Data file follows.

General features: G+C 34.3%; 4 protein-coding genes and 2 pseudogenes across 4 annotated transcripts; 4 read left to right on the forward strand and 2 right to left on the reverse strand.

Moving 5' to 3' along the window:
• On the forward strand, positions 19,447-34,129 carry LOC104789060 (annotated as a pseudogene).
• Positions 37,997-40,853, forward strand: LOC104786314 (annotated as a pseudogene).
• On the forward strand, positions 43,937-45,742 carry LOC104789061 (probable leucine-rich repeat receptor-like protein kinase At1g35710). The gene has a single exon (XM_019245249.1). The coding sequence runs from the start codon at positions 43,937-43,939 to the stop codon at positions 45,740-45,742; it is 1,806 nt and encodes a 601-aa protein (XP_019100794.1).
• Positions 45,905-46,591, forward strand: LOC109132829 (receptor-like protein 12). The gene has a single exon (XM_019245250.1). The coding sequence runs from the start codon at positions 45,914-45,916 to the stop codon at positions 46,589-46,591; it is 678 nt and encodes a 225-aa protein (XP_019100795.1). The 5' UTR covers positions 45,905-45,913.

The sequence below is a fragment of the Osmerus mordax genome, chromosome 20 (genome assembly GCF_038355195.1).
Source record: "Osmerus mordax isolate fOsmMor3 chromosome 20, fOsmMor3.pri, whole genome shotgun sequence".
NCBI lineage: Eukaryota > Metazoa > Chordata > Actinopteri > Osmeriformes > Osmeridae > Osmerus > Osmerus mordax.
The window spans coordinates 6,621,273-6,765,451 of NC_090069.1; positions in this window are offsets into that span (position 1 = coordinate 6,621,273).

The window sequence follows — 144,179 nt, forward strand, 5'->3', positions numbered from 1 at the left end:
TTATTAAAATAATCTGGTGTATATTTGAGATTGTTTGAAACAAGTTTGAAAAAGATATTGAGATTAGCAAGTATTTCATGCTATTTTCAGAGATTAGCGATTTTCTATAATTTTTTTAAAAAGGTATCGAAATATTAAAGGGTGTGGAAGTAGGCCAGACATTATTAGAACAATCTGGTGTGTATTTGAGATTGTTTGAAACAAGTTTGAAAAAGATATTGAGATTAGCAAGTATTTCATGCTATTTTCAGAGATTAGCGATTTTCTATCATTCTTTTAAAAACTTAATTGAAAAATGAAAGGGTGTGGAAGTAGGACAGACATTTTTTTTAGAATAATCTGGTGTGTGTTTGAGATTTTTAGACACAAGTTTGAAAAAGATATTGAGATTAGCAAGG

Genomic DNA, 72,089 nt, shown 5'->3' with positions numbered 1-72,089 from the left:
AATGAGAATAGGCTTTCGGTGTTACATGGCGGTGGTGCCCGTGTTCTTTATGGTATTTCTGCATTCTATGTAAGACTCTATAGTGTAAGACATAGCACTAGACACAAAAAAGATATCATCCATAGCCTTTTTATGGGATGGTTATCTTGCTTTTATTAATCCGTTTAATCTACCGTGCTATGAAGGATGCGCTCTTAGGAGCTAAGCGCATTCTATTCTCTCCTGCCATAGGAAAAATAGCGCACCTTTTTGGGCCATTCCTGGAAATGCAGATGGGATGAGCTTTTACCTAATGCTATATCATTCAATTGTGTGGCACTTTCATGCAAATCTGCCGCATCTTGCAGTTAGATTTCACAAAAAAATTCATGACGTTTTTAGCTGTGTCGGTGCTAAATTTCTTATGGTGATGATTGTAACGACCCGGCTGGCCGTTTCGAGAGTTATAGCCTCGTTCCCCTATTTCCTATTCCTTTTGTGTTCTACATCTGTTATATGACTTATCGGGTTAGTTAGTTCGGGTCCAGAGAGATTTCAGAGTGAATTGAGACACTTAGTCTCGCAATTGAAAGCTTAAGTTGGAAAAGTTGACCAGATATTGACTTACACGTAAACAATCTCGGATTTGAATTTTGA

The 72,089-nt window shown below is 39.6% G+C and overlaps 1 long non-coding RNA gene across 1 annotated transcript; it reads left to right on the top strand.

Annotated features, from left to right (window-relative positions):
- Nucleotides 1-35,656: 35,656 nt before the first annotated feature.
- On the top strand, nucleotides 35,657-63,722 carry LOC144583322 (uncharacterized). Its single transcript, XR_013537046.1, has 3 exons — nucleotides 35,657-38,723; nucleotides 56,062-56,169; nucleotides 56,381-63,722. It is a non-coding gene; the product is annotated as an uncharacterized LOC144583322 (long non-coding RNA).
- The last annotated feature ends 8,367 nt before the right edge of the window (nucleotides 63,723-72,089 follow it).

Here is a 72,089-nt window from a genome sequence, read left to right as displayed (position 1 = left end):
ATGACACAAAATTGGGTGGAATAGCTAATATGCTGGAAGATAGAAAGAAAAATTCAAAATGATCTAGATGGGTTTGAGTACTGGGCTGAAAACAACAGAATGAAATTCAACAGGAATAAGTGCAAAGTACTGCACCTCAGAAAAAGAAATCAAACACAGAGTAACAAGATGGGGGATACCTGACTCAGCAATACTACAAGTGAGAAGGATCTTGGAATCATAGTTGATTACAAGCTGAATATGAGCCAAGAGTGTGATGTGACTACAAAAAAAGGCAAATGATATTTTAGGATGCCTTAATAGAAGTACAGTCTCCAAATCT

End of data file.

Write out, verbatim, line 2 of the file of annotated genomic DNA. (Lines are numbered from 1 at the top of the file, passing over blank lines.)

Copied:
Moving 5' to 3' along the window: